Having heard about the paternity case that Jeffreys had solved, police investigators asked the scientist to help them identify Buckland as the murderer of Lynda Mann. Jeffreys agreed to help. He extracted DNA from semen left at both crime scenes, and from a blood sample taken from Richard Buckland, then ran them through his process, made the bar codes, and established that one person had indeed carried out both attacks… except it wasn’t Richard Buckland.
Nobody was more disappointed than Jeffreys. “As a man with a young family, living in the local area,” Jeffreys told the BBC years later, “I was as keen as everyone else that our discovery should catch the killer. We couldn’t believe what we were seeing. We’d tested and retested our findings.”
With Buckland off the hook, police were left with no suspects at all, so they decided to try something that had never been done before. In early 1987, they put out a call asking all male residents of the villages of Narborough and Endbury between the ages of 17 and 34 (about 5,000 men) to voluntarily submit to a DNA test. Some objected, seeing the request as an almost science-fiction-like infringement of their privacy rights. But most of the men, understandably distressed by the idea that a vicious killer might be in their midst, were behind it wholeheartedly.
Nearly all 5,000 men in the region voluntarily gave blood. And while Jeffreys’s new forensic technology didn’t solve the crimes directly, in the end it did help nab the killer. A man named Ian Kelly was overheard boasting in a pub that he’d been paid to give a blood sample in someone else’s name. Police interrogated Kelly, then arrested a 27-year-old Leicester baker with the distinctive name of Colin Pitchfork. Pitchfork confessed immediately, and later pleaded guilty to the rapes and murders of both Lynda Mann and Dawn Ashworth. He was sentenced to life in prison with a minimum of 30 years served.
Christiana and Andew Sarbah (the mother and son in the paternity case) were the first people in history to have a paternity case solved through DNA testing. Richard Buckland was the first person to be proven not guilty of a crime through the use of DNA, and Colin Pitchfork the first person convicted of a crime as a result of DNA testing. News of these events made global headlines. Within a year, DNA fingerprinting- now known as DNA profiling- was being used in the United States, and in just a few more years it was considered a standard part of forensics almost everywhere in the world. And not just to find out whodunnit- but also to determine who-didn’t-dunnit.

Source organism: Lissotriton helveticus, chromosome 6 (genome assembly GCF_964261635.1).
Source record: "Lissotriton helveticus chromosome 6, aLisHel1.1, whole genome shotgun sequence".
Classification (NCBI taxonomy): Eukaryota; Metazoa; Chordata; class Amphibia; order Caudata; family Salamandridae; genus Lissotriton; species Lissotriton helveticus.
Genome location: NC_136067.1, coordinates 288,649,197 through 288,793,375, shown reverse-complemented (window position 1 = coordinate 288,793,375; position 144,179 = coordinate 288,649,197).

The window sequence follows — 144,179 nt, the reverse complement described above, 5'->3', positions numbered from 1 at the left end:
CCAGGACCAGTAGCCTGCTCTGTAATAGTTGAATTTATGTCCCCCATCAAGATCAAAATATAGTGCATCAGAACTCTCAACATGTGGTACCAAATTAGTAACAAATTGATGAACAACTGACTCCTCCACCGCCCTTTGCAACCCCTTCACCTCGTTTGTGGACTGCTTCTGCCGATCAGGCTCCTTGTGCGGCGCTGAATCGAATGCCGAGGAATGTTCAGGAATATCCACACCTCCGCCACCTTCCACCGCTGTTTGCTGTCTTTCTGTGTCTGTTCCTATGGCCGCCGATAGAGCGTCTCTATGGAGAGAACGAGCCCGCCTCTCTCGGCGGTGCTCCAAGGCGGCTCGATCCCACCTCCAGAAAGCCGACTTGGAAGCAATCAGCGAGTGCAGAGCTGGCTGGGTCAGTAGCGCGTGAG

Jeffreys is still a professor at the University of Leicester, although he is now known as Sir Alec Jeffreys. He was knighted by Queen Elizabeth II in 1994 for “Services to Science and Technology.” He has received numerous other awards for what turned out to be one of the most momentous scientific discoveries of modern times. And it brought him some well-deserved fame: “Literally every two or three days I get an e-mail,” he said in 2009, “mainly from the States, from school kids saying, ‘I’ve got to do a project on a famous scientist, so I’ve chosen you,’ and I love that. I always respond.”
A Few More Facts
- It May seem elementary to CSI fans, but after his discovery on that fateful Monday morning in 1984, Jeffreys had no idea if the DNA in a bloodstain would be usable in his process. So he did the only thing a good scientist could: “I spent the next two days cutting myself and leaving blood marks around the laboratory. Then we tested those bloodstains.” (It worked, of course.)
- Jeffreys’s original X-rays- the ones mentioned at the start of the story, with the bar codes of the three family members- actually held 11 such codes. The other eight were made from the DNA of animals, including a mouse, a cow, and baboon. And in case you were wondering, DNA testing works the same for animals as it does for humans.
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“What Jeffreys saw in that blurry X-ray: 1) each of the three family members had their own unique ‘bar code,’ 2) all three of the family members’ bar codes related to one another …”
It would be good if the author would re-write the second part of the above, because it is not accurate. It is not correct to say that “all three” were “related to one another,” because the father’s and the mother’s codes were not at all related to each other.
The man boasting was reported by a girl in search of the reward offered,without her the case would still be open and DNA testing future might have not been so secure. They only gave her half the reward.
“all three of the family members’ bar codes related to one another…”
I have to say that threw me for a bit. Mom and dad are not biologically related. Well, I certainly hope not. :-/